When the Chinese innovators were building copy cars, the European industry fought back with lurid tales about crash test performance.
“That is all behind them. Now the world’s best new crash-test sites are in China. It’s the same with emissions testing.”
Though some specialist skills are being bought in initially, the Chinese manufacturers are quickly developing their own departments for styling.
They have used the Italian design houses extensively, but what they learn is quickly replicated in-house.
Edmiston earned his spurs in his father’s business as managing director of Daihatsu in 2000.
IM remains the distributor and might one day be able to start selling them again.
But for now the emphasis will be on Great Wall and building it one brick at a time.
There is no tearing hurry. “Growth will be organic. You do not get more; you become more. We need to be able to finance the growth.”
IM is not trying for critical mass at launch. The game plan will start to roll out from the third quarter of next year.
Once started, Wang and her Wall will be on a roll.
The bricks in Great Wall
> Two Great Wall models to be sold in the UK within a year.
> Great Wall made 225,000 vehicles in 2009.
> SUV sales grew 175% in the first half, cars by 37% and pick-ups 25% .
> Production is planned at 500,000 this year and 2m by 2015.
> Model names include: Coolbear, Florid, Haval and Wingle.
> Development of the UK market will run in parallel with Australia.
> The first European import will be the Haval H5 SUV due in Italy.
> Great Wall is based in Baoding, Hebei Province.
> Complete Knock Down (CKD) kits will be assembled in Indonesia, Iran, Nigeria, Ukraine and Vietnam.
> Great Wall is one of only four independent carmakers in China. The rest are state-supported.
> Sales in the first half of this year were over 9bn Chinese Yuan.
Shanghai carmaker breathes new life into Longbridge
Shanghai Automotive Industry Corp-oration is the sole owner of the remains of MG Rover at Longbridge in Birmingham.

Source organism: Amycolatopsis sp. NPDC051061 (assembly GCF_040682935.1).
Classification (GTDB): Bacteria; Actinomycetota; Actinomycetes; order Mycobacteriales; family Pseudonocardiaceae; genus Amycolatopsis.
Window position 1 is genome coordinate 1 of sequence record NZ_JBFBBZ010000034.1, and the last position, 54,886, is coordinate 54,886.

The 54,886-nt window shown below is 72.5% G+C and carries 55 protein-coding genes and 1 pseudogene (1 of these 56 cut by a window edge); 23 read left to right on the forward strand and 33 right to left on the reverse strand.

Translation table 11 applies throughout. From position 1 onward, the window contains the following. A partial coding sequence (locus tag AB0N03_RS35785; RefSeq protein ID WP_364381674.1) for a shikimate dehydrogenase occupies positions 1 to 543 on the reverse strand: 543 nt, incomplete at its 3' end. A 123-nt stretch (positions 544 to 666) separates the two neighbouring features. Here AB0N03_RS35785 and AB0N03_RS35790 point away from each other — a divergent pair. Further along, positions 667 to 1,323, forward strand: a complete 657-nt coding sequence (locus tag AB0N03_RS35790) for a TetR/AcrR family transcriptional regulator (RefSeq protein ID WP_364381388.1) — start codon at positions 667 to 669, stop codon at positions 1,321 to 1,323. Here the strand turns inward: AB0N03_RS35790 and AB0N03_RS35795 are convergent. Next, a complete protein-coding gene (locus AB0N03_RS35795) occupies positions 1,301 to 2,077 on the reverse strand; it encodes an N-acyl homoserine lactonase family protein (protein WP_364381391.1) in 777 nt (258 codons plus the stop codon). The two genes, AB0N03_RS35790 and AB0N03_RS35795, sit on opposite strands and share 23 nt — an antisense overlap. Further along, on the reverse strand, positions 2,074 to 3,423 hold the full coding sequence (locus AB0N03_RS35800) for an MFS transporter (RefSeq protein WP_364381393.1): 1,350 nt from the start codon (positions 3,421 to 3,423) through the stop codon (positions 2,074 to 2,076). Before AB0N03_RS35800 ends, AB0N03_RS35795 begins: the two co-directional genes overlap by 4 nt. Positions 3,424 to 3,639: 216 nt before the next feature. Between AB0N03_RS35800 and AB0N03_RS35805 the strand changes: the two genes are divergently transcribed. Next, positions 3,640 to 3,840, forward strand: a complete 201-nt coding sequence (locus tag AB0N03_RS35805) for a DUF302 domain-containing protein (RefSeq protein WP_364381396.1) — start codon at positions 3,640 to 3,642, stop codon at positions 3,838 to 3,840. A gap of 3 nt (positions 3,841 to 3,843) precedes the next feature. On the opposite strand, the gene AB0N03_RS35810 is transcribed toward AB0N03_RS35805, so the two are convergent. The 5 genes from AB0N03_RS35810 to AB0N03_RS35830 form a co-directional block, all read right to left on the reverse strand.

Initially there was partial ownership by Nanjing, but that has been swallowed up by SAIC.
Up to now it has been building the MG TF at the rate of about 300 a year.
The rather elderly sports car is coming to an end and SAIC will instead make the MG6 – a fastback saloon slightly bigger than a Focus.
Prototypes have had encouraging reviews.
Test drivers at Autocar ran the MG6 against Focus when it was still a prototype.
It decided that ride and handling were at least as good as the Focus and therefore close to best in class. And there is no doubt that the Chinese car will be priced cheaply.
There are to be three versions, but there is as yet no commitment to left-hand drive.
There is no limit to the number of cars that could be built by MG Motor UK Ltd.
SAIC has 69 acres of the old Longbridge site with another 330 acres available for expansion in due course.
Today’s set-up gives scope to make 150,000 a year.
Though car kits for assembly currently arrive painted, the extensive Longbridge paint plants are still in good condition.
The Longbridge lines will assemble engines and gearboxes as well as the cars.
The initial MG6 will be followed by a four-door fitted with a 1.8 litre turbo and there will be a diesel within two years.
Once the diesel is here, MG will look at export for Europe.
Two other models are close behind. A small car called MG Zero will be shown at the Top Gear shows at the NEC and Earls Court.
According to sources at Longbridge there will be another mid-sized car between the Zero and the 6 next year or early in 2012.
A sports car is due in 2013.
There are already 40 dealers in the UK. Another 10 are to be recruited over the next six months.